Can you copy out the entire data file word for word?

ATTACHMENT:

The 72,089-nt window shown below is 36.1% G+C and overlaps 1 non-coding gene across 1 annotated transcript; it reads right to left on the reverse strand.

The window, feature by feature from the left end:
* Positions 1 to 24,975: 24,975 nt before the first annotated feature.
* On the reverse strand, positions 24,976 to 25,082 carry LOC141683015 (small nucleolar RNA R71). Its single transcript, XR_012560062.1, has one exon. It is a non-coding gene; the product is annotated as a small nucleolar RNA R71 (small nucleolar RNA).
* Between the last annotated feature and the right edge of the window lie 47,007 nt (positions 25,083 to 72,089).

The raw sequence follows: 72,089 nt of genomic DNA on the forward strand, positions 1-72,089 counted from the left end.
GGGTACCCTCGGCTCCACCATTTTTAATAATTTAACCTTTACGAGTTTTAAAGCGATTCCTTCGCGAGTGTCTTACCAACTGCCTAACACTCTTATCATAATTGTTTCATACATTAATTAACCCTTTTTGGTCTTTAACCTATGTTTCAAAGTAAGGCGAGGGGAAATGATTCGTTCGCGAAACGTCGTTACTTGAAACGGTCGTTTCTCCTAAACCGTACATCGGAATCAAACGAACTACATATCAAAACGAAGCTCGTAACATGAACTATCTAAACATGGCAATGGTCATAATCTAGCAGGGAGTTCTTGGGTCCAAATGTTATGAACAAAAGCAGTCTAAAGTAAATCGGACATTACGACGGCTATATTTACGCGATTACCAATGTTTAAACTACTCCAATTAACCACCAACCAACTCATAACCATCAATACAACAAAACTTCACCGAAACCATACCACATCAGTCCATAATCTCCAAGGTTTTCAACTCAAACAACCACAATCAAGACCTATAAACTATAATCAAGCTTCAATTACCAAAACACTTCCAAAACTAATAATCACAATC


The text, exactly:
The 72,089-nt window shown below is 36.1% G+C and overlaps 1 non-coding gene across 1 annotated transcript; it reads right to left on the reverse strand.

The window, feature by feature from the left end:
* Positions 1 to 24,975: 24,975 nt before the first annotated feature.
* On the reverse strand, positions 24,976 to 25,082 carry LOC141683015 (small nucleolar RNA R71). Its single transcript, XR_012560062.1, has one exon. It is a non-coding gene; the product is annotated as a small nucleolar RNA R71 (small nucleolar RNA).
* Between the last annotated feature and the right edge of the window lie 47,007 nt (positions 25,083 to 72,089).

The raw sequence follows: 72,089 nt of genomic DNA on the forward strand, positions 1-72,089 counted from the left end.
GGGTACCCTCGGCTCCACCATTTTTAATAATTTAACCTTTACGAGTTTTAAAGCGATTCCTTCGCGAGTGTCTTACCAACTGCCTAACACTCTTATCATAATTGTTTCATACATTAATTAACCCTTTTTGGTCTTTAACCTATGTTTCAAAGTAAGGCGAGGGGAAATGATTCGTTCGCGAAACGTCGTTACTTGAAACGGTCGTTTCTCCTAAACCGTACATCGGAATCAAACGAACTACATATCAAAACGAAGCTCGTAACATGAACTATCTAAACATGGCAATGGTCATAATCTAGCAGGGAGTTCTTGGGTCCAAATGTTATGAACAAAAGCAGTCTAAAGTAAATCGGACATTACGACGGCTATATTTACGCGATTACCAATGTTTAAACTACTCCAATTAACCACCAACCAACTCATAACCATCAATACAACAAAACTTCACCGAAACCATACCACATCAGTCCATAATCTCCAAGGTTTTCAACTCAAACAACCACAATCAAGACCTATAAACTATAATCAAGCTTCAATTACCAAAACACTTCCAAAACTAATAATCACAATC